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April 12 2015 / 865 Saint Marks Ave




Shortly after World War II, an Austrian emigre by the name of Victor Gruen bestowed the mall upon America. Victor's lofty intention: to carve out civic space in the dehumanized, anti-urban landscape of the automobile. He preached "The Mall" as a way to create new urban centers, and revitalize decaying ones, frankensteining the European "city center" into his new American context.


Victor later regretted his monster, believing it strayed from his initial intent. Unfortunately, this very "losing track of intent" became his enduring legacy. In a phenomenon known as The Gruen Transfer identity and desire are suppressed (if not altogether forgotten), and replaced by new identities, new desires reified through impulse purchases.

The mall metastasized into the de facto space of public interaction in late 20th century America, a residual experience of the grand civic space Gruen touted. The private status of the mall signalled “safety” to concerned parents and the geriatric set, isolated by racial and class segregation. This mostly suburban population had grown fearful of a public realm perceived to have devolved into violence. Community groups, social clubs, special events, protests and acts of civil disobedience moved into the mall as well, in tenuous coexistence with impulse redirection and controlled access. In the space of the mall the unpredictability of the city is reproduced as tame simulacra in air-conditioned promenades, under glittering glass canopies, and trees replaced semi-annually.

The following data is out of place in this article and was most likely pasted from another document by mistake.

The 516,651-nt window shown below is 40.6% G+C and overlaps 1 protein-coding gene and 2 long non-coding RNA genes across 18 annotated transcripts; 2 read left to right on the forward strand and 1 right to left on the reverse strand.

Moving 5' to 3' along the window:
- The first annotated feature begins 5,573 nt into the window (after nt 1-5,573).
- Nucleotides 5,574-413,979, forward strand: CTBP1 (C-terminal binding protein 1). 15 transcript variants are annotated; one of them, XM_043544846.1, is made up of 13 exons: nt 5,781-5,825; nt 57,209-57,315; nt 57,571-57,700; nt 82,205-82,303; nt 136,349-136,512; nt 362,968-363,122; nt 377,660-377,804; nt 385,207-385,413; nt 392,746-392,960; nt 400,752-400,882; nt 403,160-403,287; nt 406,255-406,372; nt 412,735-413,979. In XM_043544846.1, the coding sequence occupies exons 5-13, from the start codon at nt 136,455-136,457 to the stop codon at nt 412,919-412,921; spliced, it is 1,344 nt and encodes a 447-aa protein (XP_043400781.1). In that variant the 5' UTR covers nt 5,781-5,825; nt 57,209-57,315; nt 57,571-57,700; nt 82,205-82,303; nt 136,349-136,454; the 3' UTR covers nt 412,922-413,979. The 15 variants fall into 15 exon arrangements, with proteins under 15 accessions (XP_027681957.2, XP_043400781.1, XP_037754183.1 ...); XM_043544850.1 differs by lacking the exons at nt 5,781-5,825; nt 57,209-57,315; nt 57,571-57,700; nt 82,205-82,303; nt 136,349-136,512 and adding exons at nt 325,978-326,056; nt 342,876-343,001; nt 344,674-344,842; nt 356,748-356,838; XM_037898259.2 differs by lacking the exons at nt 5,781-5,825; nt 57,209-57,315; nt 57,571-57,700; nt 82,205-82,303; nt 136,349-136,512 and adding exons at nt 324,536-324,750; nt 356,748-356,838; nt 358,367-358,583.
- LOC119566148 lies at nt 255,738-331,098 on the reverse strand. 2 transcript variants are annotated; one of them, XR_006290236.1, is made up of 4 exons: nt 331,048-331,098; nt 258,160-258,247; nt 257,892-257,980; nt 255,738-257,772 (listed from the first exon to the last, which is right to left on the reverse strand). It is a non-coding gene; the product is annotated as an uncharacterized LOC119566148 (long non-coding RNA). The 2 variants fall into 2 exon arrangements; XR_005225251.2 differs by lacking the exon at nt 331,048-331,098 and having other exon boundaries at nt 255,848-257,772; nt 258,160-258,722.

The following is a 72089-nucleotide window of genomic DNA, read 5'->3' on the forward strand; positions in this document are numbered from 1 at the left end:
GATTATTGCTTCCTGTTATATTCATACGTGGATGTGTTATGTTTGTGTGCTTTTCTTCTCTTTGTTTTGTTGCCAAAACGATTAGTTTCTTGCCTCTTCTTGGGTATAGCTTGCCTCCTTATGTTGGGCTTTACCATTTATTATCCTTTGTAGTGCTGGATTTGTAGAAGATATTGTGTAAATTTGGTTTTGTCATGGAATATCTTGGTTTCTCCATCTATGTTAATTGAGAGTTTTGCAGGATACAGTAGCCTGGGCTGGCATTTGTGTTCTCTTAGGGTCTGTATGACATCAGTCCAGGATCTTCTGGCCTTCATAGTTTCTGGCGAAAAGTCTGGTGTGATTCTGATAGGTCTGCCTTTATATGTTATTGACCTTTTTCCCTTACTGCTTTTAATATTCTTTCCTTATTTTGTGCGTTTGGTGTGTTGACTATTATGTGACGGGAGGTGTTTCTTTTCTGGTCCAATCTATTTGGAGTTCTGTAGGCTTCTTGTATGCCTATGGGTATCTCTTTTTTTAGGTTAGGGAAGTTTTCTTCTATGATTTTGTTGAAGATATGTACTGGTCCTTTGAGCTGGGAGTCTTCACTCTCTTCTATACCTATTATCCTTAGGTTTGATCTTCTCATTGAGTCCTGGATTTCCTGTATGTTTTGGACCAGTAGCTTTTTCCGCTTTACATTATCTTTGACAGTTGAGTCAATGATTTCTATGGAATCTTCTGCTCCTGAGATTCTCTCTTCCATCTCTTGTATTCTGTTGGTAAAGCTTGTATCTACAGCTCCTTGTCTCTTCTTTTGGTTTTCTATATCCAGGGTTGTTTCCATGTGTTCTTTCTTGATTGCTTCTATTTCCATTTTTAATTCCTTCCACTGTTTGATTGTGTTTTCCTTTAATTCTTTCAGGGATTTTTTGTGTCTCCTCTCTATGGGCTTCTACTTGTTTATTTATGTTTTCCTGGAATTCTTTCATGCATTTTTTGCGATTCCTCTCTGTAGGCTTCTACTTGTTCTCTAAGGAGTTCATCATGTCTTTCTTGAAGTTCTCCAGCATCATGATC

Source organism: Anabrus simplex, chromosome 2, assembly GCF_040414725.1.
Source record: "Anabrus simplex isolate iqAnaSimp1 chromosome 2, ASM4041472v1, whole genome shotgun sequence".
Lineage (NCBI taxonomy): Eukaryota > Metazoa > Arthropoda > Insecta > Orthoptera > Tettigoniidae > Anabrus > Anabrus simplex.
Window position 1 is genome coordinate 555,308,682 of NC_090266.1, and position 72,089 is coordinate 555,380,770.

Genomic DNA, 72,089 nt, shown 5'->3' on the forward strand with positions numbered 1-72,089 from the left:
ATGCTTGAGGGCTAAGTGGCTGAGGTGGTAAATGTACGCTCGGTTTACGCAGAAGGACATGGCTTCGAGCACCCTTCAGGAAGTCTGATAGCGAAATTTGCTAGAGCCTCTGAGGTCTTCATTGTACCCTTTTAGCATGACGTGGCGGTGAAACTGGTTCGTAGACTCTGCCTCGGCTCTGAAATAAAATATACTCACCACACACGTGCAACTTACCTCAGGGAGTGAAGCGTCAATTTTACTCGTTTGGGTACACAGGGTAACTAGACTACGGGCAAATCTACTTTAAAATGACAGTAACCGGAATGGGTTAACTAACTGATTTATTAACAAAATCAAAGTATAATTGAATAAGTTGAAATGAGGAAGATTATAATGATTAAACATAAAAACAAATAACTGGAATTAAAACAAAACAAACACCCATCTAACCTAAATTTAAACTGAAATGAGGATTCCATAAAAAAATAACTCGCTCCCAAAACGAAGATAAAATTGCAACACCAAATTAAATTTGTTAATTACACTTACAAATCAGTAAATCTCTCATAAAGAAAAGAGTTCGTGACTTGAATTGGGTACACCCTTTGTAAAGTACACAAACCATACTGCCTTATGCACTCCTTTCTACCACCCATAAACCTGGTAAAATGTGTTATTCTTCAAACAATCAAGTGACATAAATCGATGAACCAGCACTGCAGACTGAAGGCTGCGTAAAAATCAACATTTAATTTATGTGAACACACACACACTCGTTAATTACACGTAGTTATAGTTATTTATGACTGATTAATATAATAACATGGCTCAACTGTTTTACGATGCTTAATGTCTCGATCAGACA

“Let me show you something amazing!”


Across the US, Israeli mall cart vendors recite this line as they approach shoppers entering and exiting stores. Extending their hands, the vendors reel in mall-goers and bestow upon them demonstrations, samples and well practiced pitches. More often than not, this ritual results in a large sale. Motivated by the commission based job, Israelis are employed as energetic and effective salespeople, earning tens of thousands of dollars in just a few months.

Many of the vendors, between the ages of 21 and 25, are recruited by large companies to work at malls in the US following their military service. Without the appropriate visas, workers spend up to 18 hour shifts during the holiday season selling dead sea cosmetics, massage therapy pillows, head massagers, and nail care products.  

Vendors are trained to view the The Mall as the fertile apparatus of exploitation of one of America’s weakest cultural traits: Shopping.


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